And really good quality, 20-dollar-bill treats. You need to have some lower value treats too, Tim, because you don’t always want to tip with 20s or there’s an expectation that you’re the guy with the 20s. So when you’re at home and it’s a less distracting environment and you’re not asking for a lot, you might use low value like cut up carrots or mix that in with some high value rewards.

Tim Ferriss: Any particular brands or types of foods?

Susan Garrett: I use all kinds of different things. I like to mix it up from low value, like Origin kibble because it’s super good quality stuff; that’s my lower value. And I might pinch some of John’s roast beef because as I said, there’s no meat in my household. So I’ll mix that up. Raw carrots are another really good one, especially if you have a little dog that might put weight on really fast. You want to be really conscious of that because they eat the calories and they add up fast when you’re training a dog, especially if it’s a rescue dog that’s already full grown and they’re not really growing.

And crate games. We have a video that we have that’s going to help people with the understanding of the crate. And I also have a step-New York-step on it’s your choice, an e-book they can get from us. The way they would get that is to go to Dogsthatlisten.com/tim. You can get that there. That’s something that’s within our $500 course but we’re taking it out for people who are listening to this podcast.

Tim Ferriss: Perfect. I’ll put that in the show notes, as well. Just a few more and then we can both – at least speaking for myself – get a bite to eat. The question of trainers, you said very early on finding a method of training that resonates with you.

Who are some of the trainers or thinkers in this world who you respect very highly and who are the types of people – you could name specific people if you want – that you would recommend staying away from?

Susan Garrett: For myself personally, Bob and Marion Bailey are the people that I have learned from and Bob still does have some educational opportunities for people. I’m really a big fan of learning online. I remember when I first looked into this probably six or seven years ago, people told me it’s a mechanical skill; people can’t learn it online.

But here’s the thing. When you are learning something in a classroom, you have the distraction of all the other dogs, and the people, and the environment and it is the worst place for a dog to learn something; the absolute worst because the environment is so out of your control. And if the instructor tells you to do something, you’ve got to try to remember that, or write it down when you get back to the car.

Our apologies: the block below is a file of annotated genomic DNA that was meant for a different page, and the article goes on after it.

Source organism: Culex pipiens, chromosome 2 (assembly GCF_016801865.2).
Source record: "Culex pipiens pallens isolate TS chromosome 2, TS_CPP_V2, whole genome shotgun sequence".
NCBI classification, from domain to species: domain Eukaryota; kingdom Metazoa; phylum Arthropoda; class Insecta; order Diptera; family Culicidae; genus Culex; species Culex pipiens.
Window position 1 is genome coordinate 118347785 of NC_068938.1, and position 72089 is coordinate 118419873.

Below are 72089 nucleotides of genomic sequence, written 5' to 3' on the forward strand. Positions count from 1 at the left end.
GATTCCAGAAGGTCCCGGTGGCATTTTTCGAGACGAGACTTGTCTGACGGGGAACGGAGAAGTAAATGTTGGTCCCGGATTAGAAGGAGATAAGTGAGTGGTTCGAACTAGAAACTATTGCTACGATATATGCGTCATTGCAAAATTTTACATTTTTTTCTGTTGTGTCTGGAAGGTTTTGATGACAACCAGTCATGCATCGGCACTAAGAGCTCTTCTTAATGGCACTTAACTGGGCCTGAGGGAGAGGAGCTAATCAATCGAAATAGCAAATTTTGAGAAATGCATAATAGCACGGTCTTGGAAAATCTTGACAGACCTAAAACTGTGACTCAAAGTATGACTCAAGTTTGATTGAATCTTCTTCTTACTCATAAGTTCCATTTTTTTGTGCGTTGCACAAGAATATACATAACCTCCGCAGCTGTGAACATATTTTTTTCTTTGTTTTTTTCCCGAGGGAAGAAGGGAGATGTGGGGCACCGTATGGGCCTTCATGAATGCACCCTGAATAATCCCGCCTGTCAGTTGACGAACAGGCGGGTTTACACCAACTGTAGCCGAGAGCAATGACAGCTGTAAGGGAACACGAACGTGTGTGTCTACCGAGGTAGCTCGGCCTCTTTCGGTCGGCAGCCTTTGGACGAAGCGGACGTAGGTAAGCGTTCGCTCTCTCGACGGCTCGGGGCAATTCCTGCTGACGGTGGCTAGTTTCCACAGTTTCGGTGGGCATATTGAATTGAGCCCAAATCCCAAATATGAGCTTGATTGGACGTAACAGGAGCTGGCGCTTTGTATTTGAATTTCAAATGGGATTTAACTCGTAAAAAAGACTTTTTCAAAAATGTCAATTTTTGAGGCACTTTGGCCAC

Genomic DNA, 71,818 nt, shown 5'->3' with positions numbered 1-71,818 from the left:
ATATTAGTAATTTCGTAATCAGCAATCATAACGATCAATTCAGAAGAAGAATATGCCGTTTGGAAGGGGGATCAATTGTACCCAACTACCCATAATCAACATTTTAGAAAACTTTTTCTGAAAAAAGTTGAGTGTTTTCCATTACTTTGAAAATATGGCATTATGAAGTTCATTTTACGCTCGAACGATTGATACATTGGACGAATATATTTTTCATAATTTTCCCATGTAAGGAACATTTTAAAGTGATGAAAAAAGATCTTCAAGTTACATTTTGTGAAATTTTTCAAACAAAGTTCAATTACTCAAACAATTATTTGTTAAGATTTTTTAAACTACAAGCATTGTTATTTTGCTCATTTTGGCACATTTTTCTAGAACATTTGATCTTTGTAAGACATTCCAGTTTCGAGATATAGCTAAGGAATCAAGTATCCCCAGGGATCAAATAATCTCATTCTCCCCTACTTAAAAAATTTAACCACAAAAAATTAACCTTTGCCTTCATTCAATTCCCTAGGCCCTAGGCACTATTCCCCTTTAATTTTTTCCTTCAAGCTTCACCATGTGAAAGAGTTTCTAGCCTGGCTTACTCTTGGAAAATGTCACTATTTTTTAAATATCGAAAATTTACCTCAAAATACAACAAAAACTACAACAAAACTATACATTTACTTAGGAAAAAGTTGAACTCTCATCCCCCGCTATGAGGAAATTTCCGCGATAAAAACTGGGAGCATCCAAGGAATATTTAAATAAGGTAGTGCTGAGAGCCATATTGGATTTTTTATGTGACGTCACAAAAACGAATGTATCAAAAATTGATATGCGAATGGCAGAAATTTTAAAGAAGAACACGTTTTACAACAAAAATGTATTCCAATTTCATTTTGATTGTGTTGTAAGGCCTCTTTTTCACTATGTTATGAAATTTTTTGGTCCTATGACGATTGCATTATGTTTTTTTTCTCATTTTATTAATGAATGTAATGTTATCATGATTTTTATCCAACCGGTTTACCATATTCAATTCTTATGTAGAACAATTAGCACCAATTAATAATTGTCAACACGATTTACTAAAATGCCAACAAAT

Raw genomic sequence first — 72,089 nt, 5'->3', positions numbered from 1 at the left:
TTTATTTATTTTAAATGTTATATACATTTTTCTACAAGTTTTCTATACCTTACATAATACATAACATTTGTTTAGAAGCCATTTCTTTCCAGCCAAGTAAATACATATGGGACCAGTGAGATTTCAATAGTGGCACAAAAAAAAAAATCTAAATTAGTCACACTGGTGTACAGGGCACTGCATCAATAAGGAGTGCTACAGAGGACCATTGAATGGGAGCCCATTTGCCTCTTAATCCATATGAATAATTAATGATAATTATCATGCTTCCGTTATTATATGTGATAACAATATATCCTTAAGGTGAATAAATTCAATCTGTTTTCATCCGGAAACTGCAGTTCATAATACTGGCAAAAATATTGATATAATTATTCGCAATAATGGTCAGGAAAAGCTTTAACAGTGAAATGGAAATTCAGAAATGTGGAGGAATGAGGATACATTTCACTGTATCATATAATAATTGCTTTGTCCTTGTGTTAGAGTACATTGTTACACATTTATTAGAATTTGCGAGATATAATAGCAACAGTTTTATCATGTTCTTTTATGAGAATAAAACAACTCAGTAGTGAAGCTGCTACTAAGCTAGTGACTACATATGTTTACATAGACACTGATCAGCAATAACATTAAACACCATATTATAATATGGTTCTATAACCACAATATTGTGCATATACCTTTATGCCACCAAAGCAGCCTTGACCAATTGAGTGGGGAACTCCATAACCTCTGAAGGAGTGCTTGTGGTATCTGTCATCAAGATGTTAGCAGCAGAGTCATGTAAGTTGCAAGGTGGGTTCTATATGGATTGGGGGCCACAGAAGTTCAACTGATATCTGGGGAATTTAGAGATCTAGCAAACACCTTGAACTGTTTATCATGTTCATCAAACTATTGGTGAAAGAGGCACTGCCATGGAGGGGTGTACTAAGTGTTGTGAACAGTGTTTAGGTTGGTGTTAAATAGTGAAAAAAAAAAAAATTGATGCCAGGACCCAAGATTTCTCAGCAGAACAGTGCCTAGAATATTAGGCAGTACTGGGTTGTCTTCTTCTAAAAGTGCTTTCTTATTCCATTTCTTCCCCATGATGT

But when you’re learning online, you can look at video, you can pause it, you can try it, you can go back and replay it over and over again. So I’m a big fan of that.

Tim Ferriss: I agree.

Susan Garrett: There is a ton of stuff you can get online for free. The thing I advise people to stay away from, anything a person tells you that you must be the boss of your dog, that’s old school. Training should not be physically punishing or mentally intimidating to your dog. If it is, then you’re doing it the wrong way. You can have the most phenomenal success; I don’t care if you’re trying to create a hunting dog that can work 200 meters away from you with birds nearby. It doesn’t matter what you’re trying to train; you can train it in a way that’s creating a better relationship with your dog, full stop; it just doesn’t matter what it is.

Tim Ferriss: I love it. Are there any other places people can find you online or… I was going to say elsewhere but don’t give out your home address or your email; people have made that mistake on the podcast before. Any other places online where people can learn more about you?

Susan Garrett: My blog has got a ton of free resources and that’s susangarrettdogagility.com. The articles that are in there, maybe 30 percent of them are related to dog agility; it’s just really good dog training. You can Google me or on YouTube or Facebook, susangarrettdogagility. It might be our business page and there’s lots of good stuff that we post there. I’m all about giving people free… there’s tons of great, valuable content on any of our sites, Dogs@listen.com is a place I suggest people go to. Because that’s my goal in life is to help dog owners better understand their dogs and help dogs to have the most joy and the best life possible.